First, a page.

'But ask now the beasts, and they shall teach thee, and the fowls of the air and they shall tell thee: Or speak to the earth, and it shall teach thee: and the fishes of the sea shall declare unto thee.' (Job, 12, 7–8)
Bestiaries were among the most popular types of book in England in the thirteenth century. Often richly illustrated, these works are a fascinating mixture of legend and folklore, natural observation, moral guidance and Christian theology. Within a few pages one might find an account of the man-eating manticore of India, with its human face and lion’s body, followed by a description of how the fox feigns death to snare unsuspecting birds, and is thus a symbol of the Devil.
With this mixture of the fantastic, the exaggerated and the real, the medieval Bestiary is a long way from what we would today call natural history. Rather, the book taught men how to live good Christian lives by example. As the quotation above, from the Old Testament Book of Job, suggests, it was believed that God's law is revealed in his Creation. Nature provides man with spiritual nourishment as well as food for his belly.
The texts of most medieval Bestiaries derive ultimately from a second-century CE Christian book called Physiologus, a Greek word that can be translated as ‘naturalist'. The name of the author of this work is not known, but he derived and adapted much of his material from several pre-Christian authors, among them the Greek philosopher Aristotle (384–322 BCE), and the Roman encyclopaedist, Pliny (23–79 CE). By the twelth century, scribes and scholars had more than doubled the original 49 chapters of the Greek Physiologus, and the resulting text had been translated into several European languages, including English.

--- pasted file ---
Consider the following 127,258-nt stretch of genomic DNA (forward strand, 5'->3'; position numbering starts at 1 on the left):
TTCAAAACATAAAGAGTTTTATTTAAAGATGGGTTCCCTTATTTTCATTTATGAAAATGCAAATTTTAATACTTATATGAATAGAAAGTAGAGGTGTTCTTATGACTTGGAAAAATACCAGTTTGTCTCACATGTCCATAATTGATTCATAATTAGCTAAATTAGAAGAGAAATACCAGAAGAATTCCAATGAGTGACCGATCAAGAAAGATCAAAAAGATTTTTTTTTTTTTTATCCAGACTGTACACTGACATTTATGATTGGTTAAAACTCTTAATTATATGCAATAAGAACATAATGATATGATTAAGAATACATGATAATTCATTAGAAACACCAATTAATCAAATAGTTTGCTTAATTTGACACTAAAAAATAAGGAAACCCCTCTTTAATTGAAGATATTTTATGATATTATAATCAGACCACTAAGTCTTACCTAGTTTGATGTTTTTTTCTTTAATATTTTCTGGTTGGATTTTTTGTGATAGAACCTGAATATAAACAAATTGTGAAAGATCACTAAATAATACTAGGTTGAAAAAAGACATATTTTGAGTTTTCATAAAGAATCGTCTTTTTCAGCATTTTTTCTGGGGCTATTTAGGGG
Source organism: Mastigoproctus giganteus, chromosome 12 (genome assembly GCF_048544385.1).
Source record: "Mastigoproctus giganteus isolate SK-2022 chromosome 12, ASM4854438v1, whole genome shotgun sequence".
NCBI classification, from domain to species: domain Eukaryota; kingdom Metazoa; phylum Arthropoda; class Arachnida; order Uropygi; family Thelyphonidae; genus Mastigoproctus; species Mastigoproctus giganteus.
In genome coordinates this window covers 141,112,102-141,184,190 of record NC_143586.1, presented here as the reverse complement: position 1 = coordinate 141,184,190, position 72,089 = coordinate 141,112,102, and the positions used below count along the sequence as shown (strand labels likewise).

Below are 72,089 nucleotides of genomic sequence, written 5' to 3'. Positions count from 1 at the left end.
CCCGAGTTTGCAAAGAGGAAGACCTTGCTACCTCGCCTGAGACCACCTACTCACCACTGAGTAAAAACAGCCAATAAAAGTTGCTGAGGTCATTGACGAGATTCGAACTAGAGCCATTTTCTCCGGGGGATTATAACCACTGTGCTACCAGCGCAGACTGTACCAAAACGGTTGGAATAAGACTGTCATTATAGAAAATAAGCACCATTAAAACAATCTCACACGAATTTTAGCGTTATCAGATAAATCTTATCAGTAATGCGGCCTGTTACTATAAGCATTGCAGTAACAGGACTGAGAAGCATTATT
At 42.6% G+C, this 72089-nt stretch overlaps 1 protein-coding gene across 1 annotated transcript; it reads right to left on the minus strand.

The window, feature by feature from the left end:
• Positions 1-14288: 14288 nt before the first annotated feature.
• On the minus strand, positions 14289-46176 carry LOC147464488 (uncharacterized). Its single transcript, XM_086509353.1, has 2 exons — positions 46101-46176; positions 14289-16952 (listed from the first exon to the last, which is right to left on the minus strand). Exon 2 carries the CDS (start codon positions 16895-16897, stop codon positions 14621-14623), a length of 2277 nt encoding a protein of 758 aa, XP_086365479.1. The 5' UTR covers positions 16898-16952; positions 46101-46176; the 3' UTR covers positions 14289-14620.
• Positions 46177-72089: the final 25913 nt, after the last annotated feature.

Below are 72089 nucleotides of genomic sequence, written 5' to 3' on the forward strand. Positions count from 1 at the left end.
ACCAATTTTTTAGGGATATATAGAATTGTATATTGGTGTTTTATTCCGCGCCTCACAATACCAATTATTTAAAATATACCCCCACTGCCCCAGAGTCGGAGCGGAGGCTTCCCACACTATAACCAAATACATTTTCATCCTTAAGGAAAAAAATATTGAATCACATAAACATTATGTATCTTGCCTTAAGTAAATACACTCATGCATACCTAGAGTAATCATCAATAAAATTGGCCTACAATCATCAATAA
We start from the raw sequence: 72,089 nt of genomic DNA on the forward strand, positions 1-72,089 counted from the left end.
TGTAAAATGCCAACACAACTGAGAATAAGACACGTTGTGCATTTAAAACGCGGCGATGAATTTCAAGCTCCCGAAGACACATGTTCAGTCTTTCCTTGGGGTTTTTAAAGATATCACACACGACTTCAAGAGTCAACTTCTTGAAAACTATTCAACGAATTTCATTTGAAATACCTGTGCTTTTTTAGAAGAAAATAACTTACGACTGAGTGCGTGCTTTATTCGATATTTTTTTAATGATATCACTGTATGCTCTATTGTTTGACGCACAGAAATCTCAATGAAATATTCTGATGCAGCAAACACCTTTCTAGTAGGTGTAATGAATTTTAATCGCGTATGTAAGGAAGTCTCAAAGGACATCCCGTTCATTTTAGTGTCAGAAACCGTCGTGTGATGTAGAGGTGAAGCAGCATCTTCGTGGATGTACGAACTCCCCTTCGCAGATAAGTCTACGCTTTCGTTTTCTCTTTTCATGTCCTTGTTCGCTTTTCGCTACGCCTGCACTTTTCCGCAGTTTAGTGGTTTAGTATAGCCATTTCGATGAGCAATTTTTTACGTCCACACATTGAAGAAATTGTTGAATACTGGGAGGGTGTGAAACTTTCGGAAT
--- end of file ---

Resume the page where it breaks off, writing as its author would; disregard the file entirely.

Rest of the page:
Although there is no single definitive text shared by all Bestiaries, most of them are broadly similar and include the same animals and lessons. Most, for example, begin with the lion, a symbol of Christ. The example in the Fitzwilliam, MS.254, is unusual in several respects. It contains a larger catalogue of animals than many other Bestiaries produced at the time, and includes some unusual passages of text.
The page illustrated here deals with the stag – cervus in Latin. We see two proudly antlered animals in the top half of the page, labelled, in a sixteenth-century English hand, ‘a hart or staige'.
At the bottom of the page, four more of the beasts are shown, crossing a river up to their shoulders in water, in single file, each resting his head on the rump of the one in front. An accompanying text explains this unusual, rather touching image, and compares the stags supporting each other with members of the Christian Church, who out of love and charity help one another. The author quotes St Paul’s Letter to the Galatians, 6, 2: 'bear ye one another’s burdens and so fulfill the law of Christ ...'.
The lesson to be drawn from the mutually supportive stags is derived not from Physiologus but from the seventh-century Etymologiae by St Isodore of Seville, a remarkably wide-ranging encyclopaedia. For the breadth of his learning and the volume of his output, St Isodore has recently been nominated as the Roman Catholic patron saint of the Internet.
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